A lad belonging to a Sunday School some time since, being in company with some boys, one of them struck him on the face; when he, with the greatest degree of composure, turned the other side also. On returning home he related the circumstance to bis master, who enquired why he acted thus: “ Because," replied the lad, “yor read we should do so in the Bible this morning."


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An ADDRESS delivered to the TEACHERS of the BIRMINGIIAM

SUNDAY SCHOOL Union, by the Rev. J. A. James. WE feel peculiar pleasure in directing the attention of our readers to this animated, eloquent, and judicious address. It exhibits the glowing feelings with which a zealous Christian Minister beholds the labours, and exults in the success of Sunday School teachers. The writer does not generalize his remarks, as many ministers have done in their addresses on similar occasions, but enters into the spirit of the subject, and displays an ardent zeal for the Sunday School cause, a lively interest in its success, and deep acquaintance with its particular objects and great designs. The following extract from the introductory part of the address displays the necessity of Sunday Schools:

“ Exposed during the week to the moral contamination with which, through the indiscriminate mixture of the sexes, the atmosphere of our manufactories is so heavily laden; with very little, at least in the case of multitudes, to counteract at home, the evil they are so ready to learn abroad; nothing seems wanting as the climax of their spiritual wretchedness, but to be let loose on the sabhath, to roam through the fields and the streets, there to ripen for guilt and infamy on earth, for torment and despair in bell. Merciful and beneficial indeed are those asylams, whose doors are every Sunday thrown wide open, to allure the multitude of early wanderers which crowd the road that leadeth to destruction. Myriads who would otherwise have gone down to the grave almost ignorant of the existence of their God, and of their souls, have received, whatever they have done with it, that knowledge, which if properly improved, is sufficient to guide their feet to the celestial city.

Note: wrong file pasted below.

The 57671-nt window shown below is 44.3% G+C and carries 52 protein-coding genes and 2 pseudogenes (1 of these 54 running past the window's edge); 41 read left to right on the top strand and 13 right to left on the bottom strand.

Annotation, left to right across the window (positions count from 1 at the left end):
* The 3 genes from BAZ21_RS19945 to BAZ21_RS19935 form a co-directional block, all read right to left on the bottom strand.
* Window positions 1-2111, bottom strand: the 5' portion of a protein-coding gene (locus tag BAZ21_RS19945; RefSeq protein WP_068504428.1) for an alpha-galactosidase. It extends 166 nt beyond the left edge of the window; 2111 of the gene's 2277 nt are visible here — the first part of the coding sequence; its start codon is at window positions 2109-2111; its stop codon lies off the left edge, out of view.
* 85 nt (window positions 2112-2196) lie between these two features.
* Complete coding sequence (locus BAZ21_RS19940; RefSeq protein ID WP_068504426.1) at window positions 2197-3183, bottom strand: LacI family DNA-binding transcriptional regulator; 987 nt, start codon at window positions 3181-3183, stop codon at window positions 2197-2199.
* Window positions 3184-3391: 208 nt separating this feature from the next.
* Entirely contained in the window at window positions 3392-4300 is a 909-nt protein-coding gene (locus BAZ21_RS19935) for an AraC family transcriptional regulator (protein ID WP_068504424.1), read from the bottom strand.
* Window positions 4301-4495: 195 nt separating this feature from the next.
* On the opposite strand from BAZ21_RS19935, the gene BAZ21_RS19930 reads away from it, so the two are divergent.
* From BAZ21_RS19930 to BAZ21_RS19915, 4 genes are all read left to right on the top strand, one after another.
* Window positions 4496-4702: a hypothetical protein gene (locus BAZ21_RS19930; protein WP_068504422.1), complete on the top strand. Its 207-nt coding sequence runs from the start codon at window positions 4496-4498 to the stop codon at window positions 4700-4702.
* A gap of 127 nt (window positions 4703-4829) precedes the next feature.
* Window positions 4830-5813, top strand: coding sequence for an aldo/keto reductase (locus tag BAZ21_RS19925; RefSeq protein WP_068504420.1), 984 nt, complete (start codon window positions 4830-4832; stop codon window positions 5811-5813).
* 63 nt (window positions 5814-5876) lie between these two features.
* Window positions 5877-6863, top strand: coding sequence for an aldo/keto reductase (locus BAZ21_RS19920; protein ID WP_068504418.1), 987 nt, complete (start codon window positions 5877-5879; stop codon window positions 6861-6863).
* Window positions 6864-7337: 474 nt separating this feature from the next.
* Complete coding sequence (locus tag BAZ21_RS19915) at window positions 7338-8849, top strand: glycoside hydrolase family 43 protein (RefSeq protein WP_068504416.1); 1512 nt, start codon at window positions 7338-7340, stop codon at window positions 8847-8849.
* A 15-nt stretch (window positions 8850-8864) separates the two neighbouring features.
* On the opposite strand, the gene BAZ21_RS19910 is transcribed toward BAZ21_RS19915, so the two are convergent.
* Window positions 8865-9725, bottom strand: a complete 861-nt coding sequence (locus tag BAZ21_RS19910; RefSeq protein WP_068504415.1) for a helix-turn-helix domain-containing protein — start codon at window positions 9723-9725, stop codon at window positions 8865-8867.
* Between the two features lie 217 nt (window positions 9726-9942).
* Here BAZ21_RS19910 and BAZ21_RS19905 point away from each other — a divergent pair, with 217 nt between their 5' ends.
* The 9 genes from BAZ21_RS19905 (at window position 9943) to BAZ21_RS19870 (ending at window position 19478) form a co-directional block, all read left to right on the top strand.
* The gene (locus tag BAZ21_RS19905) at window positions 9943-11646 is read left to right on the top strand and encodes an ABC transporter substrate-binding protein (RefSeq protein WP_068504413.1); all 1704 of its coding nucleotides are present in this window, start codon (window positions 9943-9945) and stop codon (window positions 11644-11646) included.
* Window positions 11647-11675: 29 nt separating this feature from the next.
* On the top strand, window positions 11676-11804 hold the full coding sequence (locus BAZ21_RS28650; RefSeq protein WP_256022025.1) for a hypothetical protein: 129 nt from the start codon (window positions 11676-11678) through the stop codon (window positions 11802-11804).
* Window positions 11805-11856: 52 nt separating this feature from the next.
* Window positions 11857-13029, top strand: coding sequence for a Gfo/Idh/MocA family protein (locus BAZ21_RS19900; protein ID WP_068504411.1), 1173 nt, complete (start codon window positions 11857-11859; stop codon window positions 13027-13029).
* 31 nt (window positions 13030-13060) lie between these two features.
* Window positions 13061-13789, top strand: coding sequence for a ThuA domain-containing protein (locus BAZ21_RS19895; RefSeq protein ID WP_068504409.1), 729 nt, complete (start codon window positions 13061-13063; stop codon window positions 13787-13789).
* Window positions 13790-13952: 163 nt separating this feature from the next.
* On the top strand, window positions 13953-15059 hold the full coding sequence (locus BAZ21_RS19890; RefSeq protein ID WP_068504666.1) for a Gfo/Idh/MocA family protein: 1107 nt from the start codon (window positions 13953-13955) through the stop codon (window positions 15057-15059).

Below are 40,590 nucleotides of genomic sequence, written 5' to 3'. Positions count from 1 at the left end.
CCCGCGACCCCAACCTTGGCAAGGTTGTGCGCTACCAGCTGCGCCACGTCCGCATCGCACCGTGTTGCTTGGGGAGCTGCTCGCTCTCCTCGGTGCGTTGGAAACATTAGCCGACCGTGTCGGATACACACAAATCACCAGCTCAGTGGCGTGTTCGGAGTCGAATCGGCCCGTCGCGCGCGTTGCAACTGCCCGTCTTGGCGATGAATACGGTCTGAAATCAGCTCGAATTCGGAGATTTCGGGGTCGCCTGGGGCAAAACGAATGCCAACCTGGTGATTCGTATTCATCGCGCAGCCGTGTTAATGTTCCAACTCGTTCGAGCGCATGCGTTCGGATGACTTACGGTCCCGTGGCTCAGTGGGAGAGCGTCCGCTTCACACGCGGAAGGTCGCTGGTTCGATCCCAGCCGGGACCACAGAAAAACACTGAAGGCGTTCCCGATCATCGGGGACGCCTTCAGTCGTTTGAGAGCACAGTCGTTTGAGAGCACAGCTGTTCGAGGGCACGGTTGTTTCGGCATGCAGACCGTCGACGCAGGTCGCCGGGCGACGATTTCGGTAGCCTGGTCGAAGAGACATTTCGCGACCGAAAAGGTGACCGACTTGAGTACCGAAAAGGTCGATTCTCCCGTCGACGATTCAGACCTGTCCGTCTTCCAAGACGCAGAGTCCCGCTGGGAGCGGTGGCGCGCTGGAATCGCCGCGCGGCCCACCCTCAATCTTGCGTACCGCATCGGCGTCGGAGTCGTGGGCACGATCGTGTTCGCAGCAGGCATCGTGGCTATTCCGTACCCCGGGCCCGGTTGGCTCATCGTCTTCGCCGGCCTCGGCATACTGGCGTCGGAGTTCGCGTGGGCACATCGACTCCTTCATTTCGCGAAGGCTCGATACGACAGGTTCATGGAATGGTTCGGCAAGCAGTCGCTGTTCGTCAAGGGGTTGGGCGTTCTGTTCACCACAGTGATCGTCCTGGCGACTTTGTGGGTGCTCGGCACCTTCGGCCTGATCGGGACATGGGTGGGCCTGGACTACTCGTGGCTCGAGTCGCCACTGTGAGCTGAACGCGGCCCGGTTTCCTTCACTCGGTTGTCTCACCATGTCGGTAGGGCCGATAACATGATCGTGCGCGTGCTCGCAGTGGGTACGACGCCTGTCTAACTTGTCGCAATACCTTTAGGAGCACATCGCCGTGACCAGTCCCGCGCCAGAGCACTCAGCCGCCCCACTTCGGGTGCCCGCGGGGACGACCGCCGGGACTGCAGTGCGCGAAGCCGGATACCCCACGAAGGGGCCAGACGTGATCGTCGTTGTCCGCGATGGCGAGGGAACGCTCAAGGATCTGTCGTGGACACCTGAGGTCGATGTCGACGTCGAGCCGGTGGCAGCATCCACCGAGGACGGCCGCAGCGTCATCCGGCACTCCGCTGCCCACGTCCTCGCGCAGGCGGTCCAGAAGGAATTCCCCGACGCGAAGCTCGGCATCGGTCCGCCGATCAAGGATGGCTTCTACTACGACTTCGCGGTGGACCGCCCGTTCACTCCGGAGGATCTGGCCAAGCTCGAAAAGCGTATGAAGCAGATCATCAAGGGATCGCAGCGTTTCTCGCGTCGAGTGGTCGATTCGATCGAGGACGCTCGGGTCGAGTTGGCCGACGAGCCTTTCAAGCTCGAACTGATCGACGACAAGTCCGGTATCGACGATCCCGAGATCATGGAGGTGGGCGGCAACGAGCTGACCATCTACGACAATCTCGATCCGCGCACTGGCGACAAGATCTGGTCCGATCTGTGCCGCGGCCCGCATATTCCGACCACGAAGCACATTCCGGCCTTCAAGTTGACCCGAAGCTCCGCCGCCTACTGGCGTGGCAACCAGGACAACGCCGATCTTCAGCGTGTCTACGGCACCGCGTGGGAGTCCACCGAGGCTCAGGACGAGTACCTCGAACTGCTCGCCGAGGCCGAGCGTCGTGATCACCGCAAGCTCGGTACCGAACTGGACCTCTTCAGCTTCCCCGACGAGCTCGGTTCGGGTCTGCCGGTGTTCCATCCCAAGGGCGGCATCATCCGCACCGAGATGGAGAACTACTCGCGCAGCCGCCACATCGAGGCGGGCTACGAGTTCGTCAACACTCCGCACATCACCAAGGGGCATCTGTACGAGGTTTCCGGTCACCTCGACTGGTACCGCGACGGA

The following are Mr. James's divisions. 1st. The ultimate object to which all your exertions should be directed. 2nd. The necessary qualification for this work. 3rd. The manner in which your duty should be performed.

Under the first head Mr. James remarks, It is for you to penetrate the forbidding exterior, by which the nobler part of man in these children is concealed, and behind the vail of ignorance, poverty, and childhood, to recognize, as the ultimate object of your labours, that im. mortal spirit for which the Son of God expired on the cross, and for which beaven and hell are engaged in ceaseless conflict. With every child that providence directs to our schools, he sends this message, take this child and bring it up for ne.

Religious instruction, by a method adapted to the capacities of children, is particularly and justly enforced.

Teach them the radical corruption of their nature, and the necessity of divive influence to renovate their hearts, Endeavour to open to their minds the exceeding sinfulness of sin, that they may be prepared to perceive the necessity of the atoning sacrifice of hin who is Emmanuel, God with us. Lead them to Mount Sinai, there to awaken their consciences by the thunders of the law; from thence conduct them to Mount Calvary, and collecting them ronnd the cross of him who said, suffer little children to coine wito me, and forbid VOL. II.